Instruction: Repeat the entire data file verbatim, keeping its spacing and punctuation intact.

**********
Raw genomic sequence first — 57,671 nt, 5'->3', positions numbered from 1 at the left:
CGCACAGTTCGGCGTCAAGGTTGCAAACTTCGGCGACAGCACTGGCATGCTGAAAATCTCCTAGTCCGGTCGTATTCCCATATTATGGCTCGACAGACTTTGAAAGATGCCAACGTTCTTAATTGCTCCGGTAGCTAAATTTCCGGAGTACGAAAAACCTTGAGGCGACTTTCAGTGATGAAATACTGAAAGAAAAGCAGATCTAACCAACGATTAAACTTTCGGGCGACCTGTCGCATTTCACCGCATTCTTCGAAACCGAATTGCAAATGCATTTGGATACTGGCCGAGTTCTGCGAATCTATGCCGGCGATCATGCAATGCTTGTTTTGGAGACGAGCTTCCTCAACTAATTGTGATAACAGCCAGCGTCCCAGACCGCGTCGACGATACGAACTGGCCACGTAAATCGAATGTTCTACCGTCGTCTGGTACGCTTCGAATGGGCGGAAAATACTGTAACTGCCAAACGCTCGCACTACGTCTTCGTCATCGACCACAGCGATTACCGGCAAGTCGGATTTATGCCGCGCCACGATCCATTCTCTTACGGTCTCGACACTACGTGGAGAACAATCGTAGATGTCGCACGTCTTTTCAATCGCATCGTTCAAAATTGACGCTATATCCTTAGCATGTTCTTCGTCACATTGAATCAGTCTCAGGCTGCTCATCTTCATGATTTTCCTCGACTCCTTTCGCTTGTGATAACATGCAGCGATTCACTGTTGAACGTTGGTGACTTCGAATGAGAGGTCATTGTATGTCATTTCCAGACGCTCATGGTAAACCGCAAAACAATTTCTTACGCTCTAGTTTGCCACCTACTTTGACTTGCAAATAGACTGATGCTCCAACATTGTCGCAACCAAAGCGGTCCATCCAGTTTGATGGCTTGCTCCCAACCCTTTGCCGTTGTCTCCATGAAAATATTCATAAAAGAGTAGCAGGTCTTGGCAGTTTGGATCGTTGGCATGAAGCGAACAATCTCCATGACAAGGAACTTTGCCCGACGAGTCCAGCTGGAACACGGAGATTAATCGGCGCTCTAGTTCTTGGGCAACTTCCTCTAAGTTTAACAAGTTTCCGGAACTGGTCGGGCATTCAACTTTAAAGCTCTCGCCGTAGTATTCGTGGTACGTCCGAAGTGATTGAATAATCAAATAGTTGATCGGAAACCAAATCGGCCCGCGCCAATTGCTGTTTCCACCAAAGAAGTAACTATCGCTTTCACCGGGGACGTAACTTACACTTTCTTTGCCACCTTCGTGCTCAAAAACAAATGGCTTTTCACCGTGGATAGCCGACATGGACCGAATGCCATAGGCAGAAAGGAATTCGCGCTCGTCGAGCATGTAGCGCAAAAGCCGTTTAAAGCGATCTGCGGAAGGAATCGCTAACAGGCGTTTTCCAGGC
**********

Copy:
Raw genomic sequence first — 57,671 nt, 5'->3', positions numbered from 1 at the left:
CGCACAGTTCGGCGTCAAGGTTGCAAACTTCGGCGACAGCACTGGCATGCTGAAAATCTCCTAGTCCGGTCGTATTCCCATATTATGGCTCGACAGACTTTGAAAGATGCCAACGTTCTTAATTGCTCCGGTAGCTAAATTTCCGGAGTACGAAAAACCTTGAGGCGACTTTCAGTGATGAAATACTGAAAGAAAAGCAGATCTAACCAACGATTAAACTTTCGGGCGACCTGTCGCATTTCACCGCATTCTTCGAAACCGAATTGCAAATGCATTTGGATACTGGCCGAGTTCTGCGAATCTATGCCGGCGATCATGCAATGCTTGTTTTGGAGACGAGCTTCCTCAACTAATTGTGATAACAGCCAGCGTCCCAGACCGCGTCGACGATACGAACTGGCCACGTAAATCGAATGTTCTACCGTCGTCTGGTACGCTTCGAATGGGCGGAAAATACTGTAACTGCCAAACGCTCGCACTACGTCTTCGTCATCGACCACAGCGATTACCGGCAAGTCGGATTTATGCCGCGCCACGATCCATTCTCTTACGGTCTCGACACTACGTGGAGAACAATCGTAGATGTCGCACGTCTTTTCAATCGCATCGTTCAAAATTGACGCTATATCCTTAGCATGTTCTTCGTCACATTGAATCAGTCTCAGGCTGCTCATCTTCATGATTTTCCTCGACTCCTTTCGCTTGTGATAACATGCAGCGATTCACTGTTGAACGTTGGTGACTTCGAATGAGAGGTCATTGTATGTCATTTCCAGACGCTCATGGTAAACCGCAAAACAATTTCTTACGCTCTAGTTTGCCACCTACTTTGACTTGCAAATAGACTGATGCTCCAACATTGTCGCAACCAAAGCGGTCCATCCAGTTTGATGGCTTGCTCCCAACCCTTTGCCGTTGTCTCCATGAAAATATTCATAAAAGAGTAGCAGGTCTTGGCAGTTTGGATCGTTGGCATGAAGCGAACAATCTCCATGACAAGGAACTTTGCCCGACGAGTCCAGCTGGAACACGGAGATTAATCGGCGCTCTAGTTCTTGGGCAACTTCCTCTAAGTTTAACAAGTTTCCGGAACTGGTCGGGCATTCAACTTTAAAGCTCTCGCCGTAGTATTCGTGGTACGTCCGAAGTGATTGAATAATCAAATAGTTGATCGGAAACCAAATCGGCCCGCGCCAATTGCTGTTTCCACCAAAGAAGTAACTATCGCTTTCACCGGGGACGTAACTTACACTTTCTTTGCCACCTTCGTGCTCAAAAACAAATGGCTTTTCACCGTGGATAGCCGACATGGACCGAATGCCATAGGCAGAAAGGAATTCGCGCTCGTCGAGCATGTAGCGCAAAAGCCGTTTAAAGCGATCTGCGGAAGGAATCGCTAACAGGCGTTTTCCAGGC